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Google reCAPTCHA v3 with php

In this article, I’m going show you how to add Google reCAPTCHA v3 to a form on your PHP website. The latest reCAPTCHA is different than the previous versions—it doesn’t require user interaction at all. In this post, we'll see how it works, and we’ll build a real-world example for demonstration purposes.

As a website owner, you’re always looking for a strong anti-spam solution which can prevent spamming on your website and only allows legitimate content to come through. Gone are the days when you could integrate a simple text-based CAPTCHA solution and it was enough to stop the naughty bots.

On the other hand, if you have used third-party anti-spam solutions for your website, it’s likely that you're aware of the reCAPTCHA solution provided by Google. With each version of reCAPTCHA, Google has strengthened its capabilities to detect and filter out spam. Specifically, reCAPTCHA v2 is one of the best among the different third-party anti-spam solutions.

You can integrate reCAPTCHA v2 on your website in two different ways. The first is the famous "I’m not a robot" checkbox. And the other one is the invisible method in that the user interaction is required only in suspicious cases. In this post, we’ll discuss reCAPTCHA v3, which is invisible and doesn’t require user interaction at all!

In the next section, I’ll explain how reCAPTCHA v3 works, and later on we’ll build a real-world example to demonstrate it.

How Google reCAPTCHA v3 Works

It’s said that a picture is worth a thousand words! So let’s have a look at the following screenshot to understand what exactly is going on underneath when you integrate reCAPTCHA v3 on your website.

reCAPTCHA v3 overall flow

Let’s try to understand the overall flow in detail:

  1. The end user requests a web page.
  2. The web app or server returns the requested page, which includes reCAPTCHA v3 code.
  3. Next, the user fills in the form and clicks on the submit button.
  4. Before submitting the form data to the server, the reCAPTCHA v3 code on the client makes an AJAX call to the Google server and obtains a token. The important thing here is that we have to pass the action attribute with an appropriate value during the AJAX call. You should pass the value which identifies your form. This is the value which you'll use for verification on the server side, along with other parameters.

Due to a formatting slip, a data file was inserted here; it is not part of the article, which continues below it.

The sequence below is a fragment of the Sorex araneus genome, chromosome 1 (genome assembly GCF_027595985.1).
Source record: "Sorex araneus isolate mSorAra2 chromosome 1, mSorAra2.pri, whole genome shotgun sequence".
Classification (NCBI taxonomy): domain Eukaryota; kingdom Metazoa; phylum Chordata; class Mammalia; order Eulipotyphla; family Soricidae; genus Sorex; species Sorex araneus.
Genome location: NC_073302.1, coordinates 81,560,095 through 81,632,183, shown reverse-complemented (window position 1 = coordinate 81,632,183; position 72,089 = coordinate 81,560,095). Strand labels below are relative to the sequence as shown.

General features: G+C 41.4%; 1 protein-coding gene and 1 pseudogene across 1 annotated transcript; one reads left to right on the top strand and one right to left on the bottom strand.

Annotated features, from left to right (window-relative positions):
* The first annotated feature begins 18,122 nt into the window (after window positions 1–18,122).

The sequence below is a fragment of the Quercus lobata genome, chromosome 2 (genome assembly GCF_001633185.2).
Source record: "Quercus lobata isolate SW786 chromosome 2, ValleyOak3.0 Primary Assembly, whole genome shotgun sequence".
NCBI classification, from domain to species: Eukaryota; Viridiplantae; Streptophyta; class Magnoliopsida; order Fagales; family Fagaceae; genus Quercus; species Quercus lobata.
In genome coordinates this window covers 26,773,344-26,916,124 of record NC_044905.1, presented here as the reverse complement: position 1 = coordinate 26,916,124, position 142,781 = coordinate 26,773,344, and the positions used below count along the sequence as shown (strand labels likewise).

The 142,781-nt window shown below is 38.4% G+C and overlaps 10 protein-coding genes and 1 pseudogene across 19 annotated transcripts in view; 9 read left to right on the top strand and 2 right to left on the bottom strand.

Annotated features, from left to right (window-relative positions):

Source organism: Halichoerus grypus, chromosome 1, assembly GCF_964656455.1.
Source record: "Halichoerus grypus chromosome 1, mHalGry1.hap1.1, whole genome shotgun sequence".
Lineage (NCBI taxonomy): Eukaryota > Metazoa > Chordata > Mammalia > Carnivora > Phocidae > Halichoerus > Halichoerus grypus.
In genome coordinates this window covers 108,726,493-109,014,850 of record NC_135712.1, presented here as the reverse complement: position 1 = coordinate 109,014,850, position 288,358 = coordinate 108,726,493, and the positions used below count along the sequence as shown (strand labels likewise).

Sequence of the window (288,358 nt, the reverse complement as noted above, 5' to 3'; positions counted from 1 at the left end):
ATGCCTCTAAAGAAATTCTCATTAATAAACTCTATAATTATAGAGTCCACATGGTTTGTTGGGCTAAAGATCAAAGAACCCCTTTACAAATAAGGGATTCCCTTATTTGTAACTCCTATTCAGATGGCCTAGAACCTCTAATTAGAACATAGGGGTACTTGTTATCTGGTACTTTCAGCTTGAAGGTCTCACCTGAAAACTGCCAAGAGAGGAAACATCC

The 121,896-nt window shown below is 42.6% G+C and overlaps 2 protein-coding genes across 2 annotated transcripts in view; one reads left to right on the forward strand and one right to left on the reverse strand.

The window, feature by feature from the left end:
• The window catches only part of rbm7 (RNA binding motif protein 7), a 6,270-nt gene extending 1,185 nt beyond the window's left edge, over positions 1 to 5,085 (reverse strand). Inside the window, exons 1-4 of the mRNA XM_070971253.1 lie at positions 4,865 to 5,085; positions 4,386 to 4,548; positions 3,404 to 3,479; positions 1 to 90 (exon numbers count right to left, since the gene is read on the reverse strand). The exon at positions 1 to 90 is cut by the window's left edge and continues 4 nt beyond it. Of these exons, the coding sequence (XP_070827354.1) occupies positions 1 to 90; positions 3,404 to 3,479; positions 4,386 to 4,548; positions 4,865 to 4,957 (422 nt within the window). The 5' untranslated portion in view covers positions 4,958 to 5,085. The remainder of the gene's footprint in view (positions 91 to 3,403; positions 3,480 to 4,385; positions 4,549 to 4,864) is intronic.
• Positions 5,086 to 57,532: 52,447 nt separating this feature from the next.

5. The token obtained in the previous step is submitted along with the other form data. In most cases, we append two hidden variables to the form, token and action, before the form is submitted.
  6. Once the form is submitted, we have to perform the verification step to decide if the form is submitted by a human. As a first step, we’ll make a POST request to verify the response token. The POST request passes the token along with the Google secret to the Google server.
  7. The response is a JSON object, and we’ll use it to decide if the form is submitted by a human. The format of the JSON object is shown in the following snippet.
12345678{"success": true|false,      // whether this request was a valid reCAPTCHA token for your site"score": number             // the score for this request (0.0 - 1.0)"action": string            // the action name for this request (important to verify)"challenge_ts": timestamp,  // timestamp of the challenge load (ISO format yyyy-MM-dd'T'HH:mm:ssZZ)"hostname": string,         // the hostname of the site where the reCAPTCHA was solved"error-codes": [...]        // optional}

There are three checks that we must do to make sure that it’s safe to go ahead with processing the form. The response score should be greater than 0.5, and the success property should be TRUE. Along with that, you must compare the response action value with the value of the action hidden variable which is submitted along with the form.

The reCAPTCHA v3 API returns a certain score for each request without user friction. The response score which you get is based on the user's interactions with your site—their key presses and mouse movements. The reCAPTCHA v3 learns by the real traffic on your website. So it may be that the scores are different in different environments. As a starting point, you can use a threshold of 0.5, and you could adjust it later on as per your requirements.

So that's an overview of the process. In the next section, we'll see how to register your site with Google to get a site key and site secret.

Register reCAPTCHA v3 Key and Secret